THE INSTRUCTION OF CONSCIENCE
Instruction by Books.—The instructed conscience knows that Temperance, Chastity, Fortitude, Prudence must rule in the House of Body. But how is the conscience to become instructed? Life brings us many lessons: when we see others do well, conscience approves and learns; when others do ill, conscience condemns. But we want a wider range of knowledge than the life about us affords, and books are our best teachers.
There is no nice shade of conduct which is not described or exemplified in the vast treasure-house of literature. History and biography are full of instruction in righteousness; but what is properly called literature, that is, poetry, essays, the drama, and novels, is perhaps the most useful for our moral instruction, because the authors bring their insight to bear in a way they would hesitate to employ when writing about actual persons. Autobiographies, again, often lift the veil, for the writer may make free with himself. In the Bible the lives of men and the history of a nation are told without the reticence which authors are apt to use in telling of the offences of the good or the vices of the bad.
Plutarch, perhaps alone among biographers, writes with comparable candour, if not always with equal justice.
The Poet and the Essayist are our Teachers.—A child gets moral notions from the fairy-tales he delights in, as do his elders from tale and verse. So nice a critic as Matthew Arnold tells us that poetry is a criticism of life; so it is, both a criticism and an inspiration; and most of us carry in our minds tags of verse which shape our conduct more than we know;—
“Wisdom is ofttimes nearer when we stoop
Than when we soar.”
“The friends thou hast, and their adoption tried,
Grapple them to thy soul with hooks of steel.”
A thousand thoughts that burn come to us on the wings of verse; and, conceive how our lives would be impoverished were we to awake one day and find that the Psalms had disappeared from the world and from the thoughts of men! Proverbs, too, the words of the wise king and the sayings of the common folk, come to us as if they were auguries; while the essayists deal with conduct and give much delicate instruction, which reaches us the more surely through the charm of their style.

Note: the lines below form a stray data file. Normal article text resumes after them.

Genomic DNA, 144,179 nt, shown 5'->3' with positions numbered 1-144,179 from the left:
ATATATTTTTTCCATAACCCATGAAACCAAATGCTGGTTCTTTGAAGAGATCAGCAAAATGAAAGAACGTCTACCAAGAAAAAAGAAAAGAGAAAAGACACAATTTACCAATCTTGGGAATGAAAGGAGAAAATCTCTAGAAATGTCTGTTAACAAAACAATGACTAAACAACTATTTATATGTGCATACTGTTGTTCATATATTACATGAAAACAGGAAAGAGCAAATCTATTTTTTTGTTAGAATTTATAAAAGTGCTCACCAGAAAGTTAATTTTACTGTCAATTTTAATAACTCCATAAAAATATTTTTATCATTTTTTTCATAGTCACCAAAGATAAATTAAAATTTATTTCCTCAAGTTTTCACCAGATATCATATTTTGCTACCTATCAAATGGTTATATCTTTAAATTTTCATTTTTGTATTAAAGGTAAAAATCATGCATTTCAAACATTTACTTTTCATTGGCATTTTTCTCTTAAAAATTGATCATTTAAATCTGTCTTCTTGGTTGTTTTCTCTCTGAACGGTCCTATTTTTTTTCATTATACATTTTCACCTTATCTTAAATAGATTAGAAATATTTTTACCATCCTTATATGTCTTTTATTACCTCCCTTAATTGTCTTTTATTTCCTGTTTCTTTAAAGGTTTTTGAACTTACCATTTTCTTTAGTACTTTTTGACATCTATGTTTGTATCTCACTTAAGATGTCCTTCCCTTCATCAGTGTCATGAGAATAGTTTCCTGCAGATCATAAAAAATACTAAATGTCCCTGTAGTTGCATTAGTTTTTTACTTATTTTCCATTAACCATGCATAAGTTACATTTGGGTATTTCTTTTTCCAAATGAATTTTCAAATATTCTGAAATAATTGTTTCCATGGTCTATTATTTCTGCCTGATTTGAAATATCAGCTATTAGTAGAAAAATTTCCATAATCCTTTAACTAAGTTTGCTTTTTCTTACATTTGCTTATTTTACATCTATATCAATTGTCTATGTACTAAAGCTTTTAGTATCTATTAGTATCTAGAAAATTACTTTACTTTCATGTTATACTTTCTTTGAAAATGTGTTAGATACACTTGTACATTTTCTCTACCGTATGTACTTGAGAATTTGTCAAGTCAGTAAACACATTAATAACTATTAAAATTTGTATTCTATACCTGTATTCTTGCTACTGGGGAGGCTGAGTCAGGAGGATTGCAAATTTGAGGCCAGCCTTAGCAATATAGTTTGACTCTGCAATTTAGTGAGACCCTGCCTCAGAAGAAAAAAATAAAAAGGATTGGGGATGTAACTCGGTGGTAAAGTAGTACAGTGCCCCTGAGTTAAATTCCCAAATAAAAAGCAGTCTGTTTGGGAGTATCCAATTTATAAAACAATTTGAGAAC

So are the Novelists and the Dramatists.—Perhaps the dramatists and novelists have done the most for our teaching; but not the works of every playwright and novelist are good ‘for example of life and instruction in manners.’ We are safest with those which have lived long enough to become classics; and this, for two reasons. The fact that
they have not been allowed to die proves it itself that the authors have that to say, and a way of saying it, which the world cannot do without. In the next place, the older novels and plays deal with conduct, and conduct is our chief concern in life. Modern works of the kind deal largely with emotions, a less wholesome subject of contemplation. Having found the book which has a message for us, let us not be guilty of the folly of saying we have read it. We might as well say we have breakfasted, as if breakfasting on one day should last us for every day! The book that helps us deserves many readings, for assimilation comes by slow degrees.
Literature is full of teaching, by precept and example, concerning the management of our physical nature. I shall offer a lesson here and there by way of sample, but no doubt the reader will think of many better teachings; and that is as it should be; the way such teaching should come to us is, here a little and there a little, incidentally, from books which we read for the interest of the story, the beauty of the poem, or the grace of the writing.